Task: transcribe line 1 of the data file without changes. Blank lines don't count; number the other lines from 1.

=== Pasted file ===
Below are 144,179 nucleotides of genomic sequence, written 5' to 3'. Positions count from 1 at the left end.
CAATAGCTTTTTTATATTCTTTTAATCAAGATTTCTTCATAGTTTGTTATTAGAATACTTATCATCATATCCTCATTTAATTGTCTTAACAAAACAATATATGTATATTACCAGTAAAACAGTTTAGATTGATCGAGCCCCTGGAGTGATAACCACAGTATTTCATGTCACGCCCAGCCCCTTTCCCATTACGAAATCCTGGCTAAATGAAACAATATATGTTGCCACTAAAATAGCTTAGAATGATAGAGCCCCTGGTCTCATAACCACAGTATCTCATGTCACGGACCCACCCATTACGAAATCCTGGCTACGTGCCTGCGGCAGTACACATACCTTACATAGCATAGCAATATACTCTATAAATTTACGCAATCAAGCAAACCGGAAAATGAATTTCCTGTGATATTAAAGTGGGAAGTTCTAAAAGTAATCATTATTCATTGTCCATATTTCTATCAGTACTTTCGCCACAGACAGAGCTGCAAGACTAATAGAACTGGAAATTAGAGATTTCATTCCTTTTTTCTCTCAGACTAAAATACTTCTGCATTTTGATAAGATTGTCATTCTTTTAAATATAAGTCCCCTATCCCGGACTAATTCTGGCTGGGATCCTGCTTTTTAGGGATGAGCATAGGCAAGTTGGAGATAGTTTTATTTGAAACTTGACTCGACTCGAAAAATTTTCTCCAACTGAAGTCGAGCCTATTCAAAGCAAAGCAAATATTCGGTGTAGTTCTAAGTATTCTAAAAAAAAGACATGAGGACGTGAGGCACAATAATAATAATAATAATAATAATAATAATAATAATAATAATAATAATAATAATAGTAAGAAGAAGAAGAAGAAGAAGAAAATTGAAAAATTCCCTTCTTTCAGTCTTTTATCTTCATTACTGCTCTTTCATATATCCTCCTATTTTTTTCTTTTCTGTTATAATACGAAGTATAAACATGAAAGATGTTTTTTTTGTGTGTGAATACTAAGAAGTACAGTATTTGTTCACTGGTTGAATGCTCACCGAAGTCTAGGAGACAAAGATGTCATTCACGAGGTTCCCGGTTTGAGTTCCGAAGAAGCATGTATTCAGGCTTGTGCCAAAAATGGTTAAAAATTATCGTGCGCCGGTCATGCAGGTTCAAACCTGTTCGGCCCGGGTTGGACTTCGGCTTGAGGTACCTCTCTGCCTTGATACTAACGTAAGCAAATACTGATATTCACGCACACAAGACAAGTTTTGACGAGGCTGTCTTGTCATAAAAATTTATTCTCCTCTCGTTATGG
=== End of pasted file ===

Below are 144,179 nucleotides of genomic sequence, written 5' to 3'. Positions count from 1 at the left end.